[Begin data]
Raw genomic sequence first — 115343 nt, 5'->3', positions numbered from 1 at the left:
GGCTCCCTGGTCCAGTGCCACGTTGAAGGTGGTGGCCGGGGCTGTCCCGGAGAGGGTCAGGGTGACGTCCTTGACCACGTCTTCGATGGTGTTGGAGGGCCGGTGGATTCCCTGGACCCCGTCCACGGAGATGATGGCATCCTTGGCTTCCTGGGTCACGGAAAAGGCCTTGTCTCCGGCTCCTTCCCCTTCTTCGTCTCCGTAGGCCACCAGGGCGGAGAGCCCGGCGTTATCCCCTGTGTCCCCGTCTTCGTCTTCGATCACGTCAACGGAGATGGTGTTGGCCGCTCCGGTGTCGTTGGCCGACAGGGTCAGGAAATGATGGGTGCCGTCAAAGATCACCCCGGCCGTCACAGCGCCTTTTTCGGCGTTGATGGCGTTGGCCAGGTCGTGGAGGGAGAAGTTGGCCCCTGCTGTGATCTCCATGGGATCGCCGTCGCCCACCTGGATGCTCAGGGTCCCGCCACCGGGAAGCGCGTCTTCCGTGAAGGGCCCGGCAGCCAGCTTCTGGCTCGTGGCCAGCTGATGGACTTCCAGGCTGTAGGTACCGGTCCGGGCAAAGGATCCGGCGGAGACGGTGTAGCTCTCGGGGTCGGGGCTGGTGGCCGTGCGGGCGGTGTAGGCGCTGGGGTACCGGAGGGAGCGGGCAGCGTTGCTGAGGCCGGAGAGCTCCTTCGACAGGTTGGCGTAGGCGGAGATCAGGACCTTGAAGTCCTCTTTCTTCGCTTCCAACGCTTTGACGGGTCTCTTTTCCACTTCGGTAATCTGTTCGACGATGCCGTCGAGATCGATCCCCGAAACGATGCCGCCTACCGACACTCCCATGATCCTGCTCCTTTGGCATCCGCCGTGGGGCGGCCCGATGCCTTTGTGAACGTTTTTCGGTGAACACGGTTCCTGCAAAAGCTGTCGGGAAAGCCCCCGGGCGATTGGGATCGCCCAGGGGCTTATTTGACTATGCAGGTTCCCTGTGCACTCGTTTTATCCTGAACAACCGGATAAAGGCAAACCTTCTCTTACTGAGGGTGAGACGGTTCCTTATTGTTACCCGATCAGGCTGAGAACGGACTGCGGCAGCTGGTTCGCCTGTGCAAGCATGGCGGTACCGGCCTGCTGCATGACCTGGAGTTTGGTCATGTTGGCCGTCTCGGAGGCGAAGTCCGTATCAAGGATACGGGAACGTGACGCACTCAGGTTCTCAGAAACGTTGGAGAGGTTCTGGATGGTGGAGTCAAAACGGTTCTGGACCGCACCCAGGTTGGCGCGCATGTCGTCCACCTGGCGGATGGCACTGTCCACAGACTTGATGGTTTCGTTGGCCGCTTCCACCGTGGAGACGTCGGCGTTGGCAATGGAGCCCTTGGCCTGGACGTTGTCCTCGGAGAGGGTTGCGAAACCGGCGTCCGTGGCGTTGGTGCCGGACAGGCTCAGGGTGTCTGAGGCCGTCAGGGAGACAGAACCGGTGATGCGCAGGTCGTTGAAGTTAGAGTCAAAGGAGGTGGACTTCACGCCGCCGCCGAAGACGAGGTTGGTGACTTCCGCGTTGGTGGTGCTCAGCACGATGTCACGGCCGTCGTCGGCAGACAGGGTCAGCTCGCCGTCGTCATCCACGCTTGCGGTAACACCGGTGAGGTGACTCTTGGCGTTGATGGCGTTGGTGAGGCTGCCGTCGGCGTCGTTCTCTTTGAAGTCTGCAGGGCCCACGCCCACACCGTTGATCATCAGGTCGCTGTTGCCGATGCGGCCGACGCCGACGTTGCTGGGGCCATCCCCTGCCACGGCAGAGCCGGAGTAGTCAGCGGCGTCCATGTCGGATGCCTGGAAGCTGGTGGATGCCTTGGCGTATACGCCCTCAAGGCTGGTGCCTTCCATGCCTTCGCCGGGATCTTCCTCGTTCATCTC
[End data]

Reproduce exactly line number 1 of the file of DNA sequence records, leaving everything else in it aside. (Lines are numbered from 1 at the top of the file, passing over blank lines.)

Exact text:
Raw genomic sequence first — 115343 nt, 5'->3', positions numbered from 1 at the left: